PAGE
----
Los Angeles Unified School District officials have announced that school police will no longer issue citations for most campus fights, petty theft and other minor offenses but instead refer students to counseling and other services.
The move away from punitive law enforcement reflects growing research that treating minor offenses with police actions does not necessarily make campuses safer but often pushes struggling students to drop out and get in more serious trouble with the law, the Los Angeles Times reported.
National studies show that one arrest doubles a student’s risk of dropping out of school, according to Manuel Criollo of the Community Rights Campaign, a Los Angeles civil rights group that has helped spearhead efforts to reduce the police presence on Los Angeles campuses, according to The Times.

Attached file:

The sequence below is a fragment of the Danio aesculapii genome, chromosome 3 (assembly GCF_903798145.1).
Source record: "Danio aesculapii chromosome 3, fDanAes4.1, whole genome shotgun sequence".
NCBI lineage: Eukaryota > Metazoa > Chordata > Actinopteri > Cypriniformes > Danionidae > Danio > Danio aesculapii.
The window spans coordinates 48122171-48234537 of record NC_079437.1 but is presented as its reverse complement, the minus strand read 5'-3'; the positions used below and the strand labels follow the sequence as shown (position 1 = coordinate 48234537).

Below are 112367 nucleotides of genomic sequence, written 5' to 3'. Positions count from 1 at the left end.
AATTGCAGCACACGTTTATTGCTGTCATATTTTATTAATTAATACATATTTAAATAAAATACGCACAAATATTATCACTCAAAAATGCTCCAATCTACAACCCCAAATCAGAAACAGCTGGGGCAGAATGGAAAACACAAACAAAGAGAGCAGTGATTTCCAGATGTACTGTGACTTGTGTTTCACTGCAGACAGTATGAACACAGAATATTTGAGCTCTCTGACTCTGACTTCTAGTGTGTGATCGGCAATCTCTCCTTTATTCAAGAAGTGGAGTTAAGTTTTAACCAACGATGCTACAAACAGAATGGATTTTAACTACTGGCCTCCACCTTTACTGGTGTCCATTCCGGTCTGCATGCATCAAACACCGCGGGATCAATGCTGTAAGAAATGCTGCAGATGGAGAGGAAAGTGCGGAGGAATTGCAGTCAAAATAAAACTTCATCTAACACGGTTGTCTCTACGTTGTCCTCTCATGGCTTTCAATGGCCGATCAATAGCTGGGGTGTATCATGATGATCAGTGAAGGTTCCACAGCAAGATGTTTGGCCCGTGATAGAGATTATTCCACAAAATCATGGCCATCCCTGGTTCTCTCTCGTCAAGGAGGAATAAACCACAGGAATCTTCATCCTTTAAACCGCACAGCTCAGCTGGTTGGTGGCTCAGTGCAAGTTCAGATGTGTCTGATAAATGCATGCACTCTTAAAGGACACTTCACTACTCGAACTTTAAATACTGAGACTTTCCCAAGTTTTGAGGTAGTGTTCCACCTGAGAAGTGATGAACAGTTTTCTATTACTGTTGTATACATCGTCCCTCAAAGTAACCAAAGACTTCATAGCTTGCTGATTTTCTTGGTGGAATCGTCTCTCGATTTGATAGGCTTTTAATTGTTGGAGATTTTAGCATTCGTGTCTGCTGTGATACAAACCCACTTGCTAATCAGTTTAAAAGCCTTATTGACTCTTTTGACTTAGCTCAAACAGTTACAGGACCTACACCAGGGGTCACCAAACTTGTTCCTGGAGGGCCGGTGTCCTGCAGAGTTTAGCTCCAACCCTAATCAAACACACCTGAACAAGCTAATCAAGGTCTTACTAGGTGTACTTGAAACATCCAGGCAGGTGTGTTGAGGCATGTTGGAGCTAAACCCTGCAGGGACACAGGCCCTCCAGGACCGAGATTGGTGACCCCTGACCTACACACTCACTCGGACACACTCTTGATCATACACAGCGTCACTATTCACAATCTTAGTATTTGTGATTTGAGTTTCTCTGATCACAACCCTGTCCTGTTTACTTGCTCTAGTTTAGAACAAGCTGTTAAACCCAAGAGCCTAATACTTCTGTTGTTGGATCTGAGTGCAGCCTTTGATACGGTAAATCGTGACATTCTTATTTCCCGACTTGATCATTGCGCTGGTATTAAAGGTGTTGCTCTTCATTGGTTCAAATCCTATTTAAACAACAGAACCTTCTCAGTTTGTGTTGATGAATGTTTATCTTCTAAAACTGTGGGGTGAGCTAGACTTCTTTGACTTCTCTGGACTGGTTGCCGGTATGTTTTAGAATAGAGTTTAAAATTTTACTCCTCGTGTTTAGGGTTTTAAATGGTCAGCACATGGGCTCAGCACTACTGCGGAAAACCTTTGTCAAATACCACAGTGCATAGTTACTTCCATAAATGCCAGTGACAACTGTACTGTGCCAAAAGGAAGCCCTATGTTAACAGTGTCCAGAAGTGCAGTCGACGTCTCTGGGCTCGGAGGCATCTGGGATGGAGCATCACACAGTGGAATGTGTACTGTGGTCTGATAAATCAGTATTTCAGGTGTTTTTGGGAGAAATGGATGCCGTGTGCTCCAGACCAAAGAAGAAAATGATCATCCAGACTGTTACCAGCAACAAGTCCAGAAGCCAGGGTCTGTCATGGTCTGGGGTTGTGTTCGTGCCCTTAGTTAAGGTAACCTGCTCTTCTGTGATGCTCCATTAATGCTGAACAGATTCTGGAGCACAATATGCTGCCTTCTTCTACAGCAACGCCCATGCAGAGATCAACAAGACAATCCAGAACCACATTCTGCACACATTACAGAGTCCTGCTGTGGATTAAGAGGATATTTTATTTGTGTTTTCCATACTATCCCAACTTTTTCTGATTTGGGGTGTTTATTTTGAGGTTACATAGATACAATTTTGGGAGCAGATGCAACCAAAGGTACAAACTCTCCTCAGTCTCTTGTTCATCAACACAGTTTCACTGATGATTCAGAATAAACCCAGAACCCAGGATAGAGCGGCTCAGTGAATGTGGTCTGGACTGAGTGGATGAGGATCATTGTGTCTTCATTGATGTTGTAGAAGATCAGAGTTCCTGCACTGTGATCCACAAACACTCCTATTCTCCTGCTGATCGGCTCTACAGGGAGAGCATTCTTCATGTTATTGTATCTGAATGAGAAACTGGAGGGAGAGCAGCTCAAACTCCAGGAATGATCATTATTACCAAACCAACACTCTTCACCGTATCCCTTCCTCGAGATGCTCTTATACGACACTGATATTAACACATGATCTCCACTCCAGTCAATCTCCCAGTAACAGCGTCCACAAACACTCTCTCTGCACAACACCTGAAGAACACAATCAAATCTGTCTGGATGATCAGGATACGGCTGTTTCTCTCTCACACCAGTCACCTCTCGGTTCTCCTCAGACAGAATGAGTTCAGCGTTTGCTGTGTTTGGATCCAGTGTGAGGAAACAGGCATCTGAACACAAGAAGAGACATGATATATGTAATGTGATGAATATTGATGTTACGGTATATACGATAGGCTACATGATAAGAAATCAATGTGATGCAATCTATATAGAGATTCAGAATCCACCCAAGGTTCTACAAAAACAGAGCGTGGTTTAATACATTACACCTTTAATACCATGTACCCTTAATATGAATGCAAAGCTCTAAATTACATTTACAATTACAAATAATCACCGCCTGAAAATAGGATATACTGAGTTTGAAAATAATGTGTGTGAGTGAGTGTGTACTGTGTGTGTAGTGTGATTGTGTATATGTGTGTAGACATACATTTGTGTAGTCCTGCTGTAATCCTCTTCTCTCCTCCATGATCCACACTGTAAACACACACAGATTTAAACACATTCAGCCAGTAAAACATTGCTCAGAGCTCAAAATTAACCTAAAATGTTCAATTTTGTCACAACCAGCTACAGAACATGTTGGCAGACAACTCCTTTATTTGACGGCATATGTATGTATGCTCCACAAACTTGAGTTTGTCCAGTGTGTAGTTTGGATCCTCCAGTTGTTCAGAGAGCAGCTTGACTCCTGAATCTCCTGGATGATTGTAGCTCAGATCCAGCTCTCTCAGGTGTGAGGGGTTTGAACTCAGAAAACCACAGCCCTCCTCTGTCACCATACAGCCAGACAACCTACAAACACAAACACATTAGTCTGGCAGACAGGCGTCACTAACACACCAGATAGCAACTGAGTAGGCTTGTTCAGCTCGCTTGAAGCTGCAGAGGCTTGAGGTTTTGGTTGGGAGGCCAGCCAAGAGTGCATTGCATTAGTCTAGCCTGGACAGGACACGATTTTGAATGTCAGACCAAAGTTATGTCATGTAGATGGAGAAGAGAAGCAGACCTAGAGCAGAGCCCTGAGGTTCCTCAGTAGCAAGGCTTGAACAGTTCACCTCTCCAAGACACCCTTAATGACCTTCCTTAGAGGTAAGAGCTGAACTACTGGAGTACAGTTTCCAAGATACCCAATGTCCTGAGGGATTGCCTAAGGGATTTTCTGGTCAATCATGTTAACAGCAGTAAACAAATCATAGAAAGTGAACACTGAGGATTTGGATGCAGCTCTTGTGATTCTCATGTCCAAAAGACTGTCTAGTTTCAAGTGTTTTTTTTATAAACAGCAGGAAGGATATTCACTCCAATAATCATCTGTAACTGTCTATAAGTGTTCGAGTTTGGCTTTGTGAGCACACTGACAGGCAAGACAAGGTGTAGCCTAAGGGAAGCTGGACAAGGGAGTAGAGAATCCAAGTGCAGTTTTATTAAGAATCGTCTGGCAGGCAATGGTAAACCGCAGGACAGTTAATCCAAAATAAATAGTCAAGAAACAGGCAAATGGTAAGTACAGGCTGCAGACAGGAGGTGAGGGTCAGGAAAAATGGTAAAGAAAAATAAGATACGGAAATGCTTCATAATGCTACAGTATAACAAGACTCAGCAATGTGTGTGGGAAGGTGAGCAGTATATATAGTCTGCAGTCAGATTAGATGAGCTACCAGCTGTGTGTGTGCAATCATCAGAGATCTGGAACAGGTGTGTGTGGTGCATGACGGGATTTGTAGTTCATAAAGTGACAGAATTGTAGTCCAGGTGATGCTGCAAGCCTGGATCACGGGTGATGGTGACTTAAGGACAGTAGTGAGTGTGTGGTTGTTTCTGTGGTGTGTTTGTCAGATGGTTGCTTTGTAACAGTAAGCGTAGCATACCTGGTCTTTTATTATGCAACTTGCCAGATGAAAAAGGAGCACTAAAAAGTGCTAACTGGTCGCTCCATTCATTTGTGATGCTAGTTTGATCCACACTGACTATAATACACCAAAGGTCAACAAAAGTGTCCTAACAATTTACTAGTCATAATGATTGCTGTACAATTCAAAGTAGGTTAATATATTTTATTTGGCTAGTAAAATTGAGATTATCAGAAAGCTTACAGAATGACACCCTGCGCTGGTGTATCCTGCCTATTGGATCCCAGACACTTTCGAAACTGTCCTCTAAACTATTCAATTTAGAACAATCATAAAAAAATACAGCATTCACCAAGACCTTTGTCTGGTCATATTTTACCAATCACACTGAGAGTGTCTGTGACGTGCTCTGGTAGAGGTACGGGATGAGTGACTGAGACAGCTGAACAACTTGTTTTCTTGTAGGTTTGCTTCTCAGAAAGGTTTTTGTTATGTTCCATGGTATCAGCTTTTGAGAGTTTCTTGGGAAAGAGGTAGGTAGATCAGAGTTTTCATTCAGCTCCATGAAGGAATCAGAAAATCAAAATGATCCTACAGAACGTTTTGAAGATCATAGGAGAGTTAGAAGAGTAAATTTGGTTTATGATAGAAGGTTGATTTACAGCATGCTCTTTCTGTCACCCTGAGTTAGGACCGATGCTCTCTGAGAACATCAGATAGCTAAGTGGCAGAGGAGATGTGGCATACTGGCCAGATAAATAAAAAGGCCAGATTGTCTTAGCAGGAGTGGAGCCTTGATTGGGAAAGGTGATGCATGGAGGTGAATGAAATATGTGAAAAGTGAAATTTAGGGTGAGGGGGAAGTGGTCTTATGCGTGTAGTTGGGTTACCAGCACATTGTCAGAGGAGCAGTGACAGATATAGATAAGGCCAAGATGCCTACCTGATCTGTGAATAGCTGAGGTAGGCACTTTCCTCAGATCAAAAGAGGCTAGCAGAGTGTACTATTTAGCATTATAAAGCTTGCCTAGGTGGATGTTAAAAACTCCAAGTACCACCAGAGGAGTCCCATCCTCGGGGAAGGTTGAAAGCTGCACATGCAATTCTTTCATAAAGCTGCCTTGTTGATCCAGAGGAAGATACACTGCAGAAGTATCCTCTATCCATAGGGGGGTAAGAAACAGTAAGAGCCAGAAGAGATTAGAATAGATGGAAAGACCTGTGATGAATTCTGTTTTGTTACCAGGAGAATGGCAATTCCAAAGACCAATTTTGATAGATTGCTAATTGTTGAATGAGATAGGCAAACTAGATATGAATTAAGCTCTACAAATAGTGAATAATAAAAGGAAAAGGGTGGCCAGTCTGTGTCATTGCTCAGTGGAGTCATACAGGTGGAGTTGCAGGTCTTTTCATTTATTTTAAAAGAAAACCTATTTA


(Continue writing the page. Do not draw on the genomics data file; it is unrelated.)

“For too long our school playgrounds were minefields of penal code violations and criminalization,” he said in a statement. “We believe this policy reverses that trend by prioritizing supportive and restorative approaches.
The new policy was announced at Manual Arts High School by Los Angeles School Police Department Chief Steven Zipperman and Los Angeles Unified School District board member Monica Garcia. Los Angeles Juvenile Court Judges Michael Nash and Donna Groman were also present for the annoucement.